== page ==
I’m implementing the edits to Grief: The Great Yearning my last couple of readers suggested, and I was doing fine until I hit this passage:
I’m trying to find comfort in knowing he is no longer suffering, and for a moment yesterday I even envied him. I wish my pain were over, too.
Both readers said “were” should be “was.” Since they are readers, not editors or grammarians, I ignored the suggestion, especially since MS Word grammar check agrees with me. Still, something niggled at me, so I spent an hour online reading various articles comparing I wish it were vs. I wish it was. And this is what I found:
http://www.grammar.net/iwishiwere says: “Was” is used in situations where the statement might once have been or could be a reality. This verb mood is called “indicative”. These subtle differences once enabled a speaker to “indicate” something without using more words to spell it out.
“If I was home, I would be sitting on the couch eating chips.” The speaker indicates with subtlety that he intends to go home, and potato chips will be involved.
“Frank’s not here yet, but if he was, that blueberry pie would be gone.” Because “was” is used, even if it read, “If Frank was here, that pie would be gone,” readers can assume that Frank will show up eventually, and the pie is in danger.
In an unknown situation, it is admissible to use “was”.
“If Betty was smart, she’d go hide that pie.” Even if there is proof that Betty is NOT smart, it is certainly more polite to indicate she might be!
“If it was Friday, I don’t blame her for taking a short lunch.” “Was” is intended to emphasize “Friday” and that it was a fact.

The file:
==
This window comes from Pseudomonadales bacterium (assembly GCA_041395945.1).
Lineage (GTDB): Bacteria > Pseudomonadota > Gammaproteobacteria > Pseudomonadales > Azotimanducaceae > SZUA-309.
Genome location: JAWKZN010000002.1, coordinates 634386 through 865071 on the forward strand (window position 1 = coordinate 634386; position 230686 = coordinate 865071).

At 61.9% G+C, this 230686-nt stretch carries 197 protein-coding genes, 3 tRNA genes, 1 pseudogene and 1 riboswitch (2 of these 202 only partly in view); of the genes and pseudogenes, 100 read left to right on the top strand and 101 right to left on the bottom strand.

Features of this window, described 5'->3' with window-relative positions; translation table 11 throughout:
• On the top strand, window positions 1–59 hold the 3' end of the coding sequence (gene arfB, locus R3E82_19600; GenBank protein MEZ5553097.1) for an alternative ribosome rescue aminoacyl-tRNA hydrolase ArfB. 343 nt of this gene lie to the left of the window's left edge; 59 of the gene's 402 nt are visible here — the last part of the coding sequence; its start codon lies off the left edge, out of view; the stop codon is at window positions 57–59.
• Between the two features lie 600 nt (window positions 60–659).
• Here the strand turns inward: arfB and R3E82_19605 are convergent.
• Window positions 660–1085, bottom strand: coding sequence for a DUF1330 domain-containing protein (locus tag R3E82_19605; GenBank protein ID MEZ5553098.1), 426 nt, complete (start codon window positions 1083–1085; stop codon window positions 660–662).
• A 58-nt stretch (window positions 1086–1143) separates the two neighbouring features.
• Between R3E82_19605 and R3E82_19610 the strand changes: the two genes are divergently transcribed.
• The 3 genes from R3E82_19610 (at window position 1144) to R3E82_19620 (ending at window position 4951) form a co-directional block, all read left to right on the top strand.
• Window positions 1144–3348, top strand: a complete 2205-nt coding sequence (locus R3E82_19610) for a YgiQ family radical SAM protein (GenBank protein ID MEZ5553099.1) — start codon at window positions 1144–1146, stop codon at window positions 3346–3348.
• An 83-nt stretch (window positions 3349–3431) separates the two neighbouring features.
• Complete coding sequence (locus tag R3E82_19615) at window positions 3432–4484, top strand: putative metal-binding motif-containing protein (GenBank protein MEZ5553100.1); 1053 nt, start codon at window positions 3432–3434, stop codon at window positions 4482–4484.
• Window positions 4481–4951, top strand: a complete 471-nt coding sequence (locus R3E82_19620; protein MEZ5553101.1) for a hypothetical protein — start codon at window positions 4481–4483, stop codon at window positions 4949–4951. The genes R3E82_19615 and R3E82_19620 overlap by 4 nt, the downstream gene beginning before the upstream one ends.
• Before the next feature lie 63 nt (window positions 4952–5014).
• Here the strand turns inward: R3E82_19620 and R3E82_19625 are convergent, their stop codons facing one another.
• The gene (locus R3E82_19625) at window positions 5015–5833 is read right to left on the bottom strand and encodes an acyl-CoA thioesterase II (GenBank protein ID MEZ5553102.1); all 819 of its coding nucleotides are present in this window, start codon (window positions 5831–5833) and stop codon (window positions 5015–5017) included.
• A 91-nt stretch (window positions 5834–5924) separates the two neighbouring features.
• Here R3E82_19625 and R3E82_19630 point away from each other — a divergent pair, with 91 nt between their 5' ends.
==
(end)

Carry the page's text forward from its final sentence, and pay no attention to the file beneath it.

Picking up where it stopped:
How fun it is that certain things can be hinted at, if the listener can catch the subtleties. Can you think of any other words or parts of speech that change only slightly but definitely alter meaning?
I thought that was the solution to my quandary, change were to was. When I wrote the sentence twenty-one months ago, I deliberately used were. I thought it impossible that the pain of those early days would ever diminish. And yet, though I still have bouts of pain at his being dead, I don’t feel the total and constant agony I felt in the beginning. So if was connoted hope rather than futility, it would be the better choice.
Unfortunately, wishes always take “were”s. When making a statement that is not factual, the verb is in the subjunctive mood, and the subjuctive of verb “to be” is “were” in the past tense, regardless of what the subject is.
So, despite my change in attitude, the sentence needs to remain as I originally wrote it.
I’m trying to find comfort in knowing he is no longer suffering, and for a moment yesterday I even envied him. I wish my pain was over, too.
Someday, perhaps, it will be.
January 20, 2012 at 10:27 pm
I love what you did with the one-word edit, Pat. It reminds me that one tiny little tweak in attitude can vastly improve one’s life.
January 20, 2012 at 10:31 pm
Thank you, Eileen. Some of these word choices can drive a person nuts.
January 21, 2012 at 5:41 am
For me, the very fact that you thought through so carefully your use of this one little word shows tremendous insight on your part, great effort to be completely honest with yourself (and therefore with your reader) about where you are and where you’ve been in your grief journey, and lends a mountain of credibility to your work on this book. I cannot wait to read the rest of it. ♥
January 21, 2012 at 11:35 am
Here’s another article about was/were: http://grammar.quickanddirtytips.com/subjunctive-verbs-was-i-were.aspx
January 21, 2012 at 1:10 pm
Have you ever heard the song “Punky’s Dilemma” by Simon and Garfunkel? It starts with the lyrics “I wish I was a Kellogg’s cornflake, floating in my bowl taking movies…” Which doesn’t really do justice to the tone of your article, but it was the first thing I thought of. 🙂
January 21, 2012 at 2:05 pm
Anything to help solve the dilemma of this one word does the article justice.
January 21, 2012 at 2:36 pm
Loved this article… and I personally like ‘was’ better than ‘were’ in the sentence described.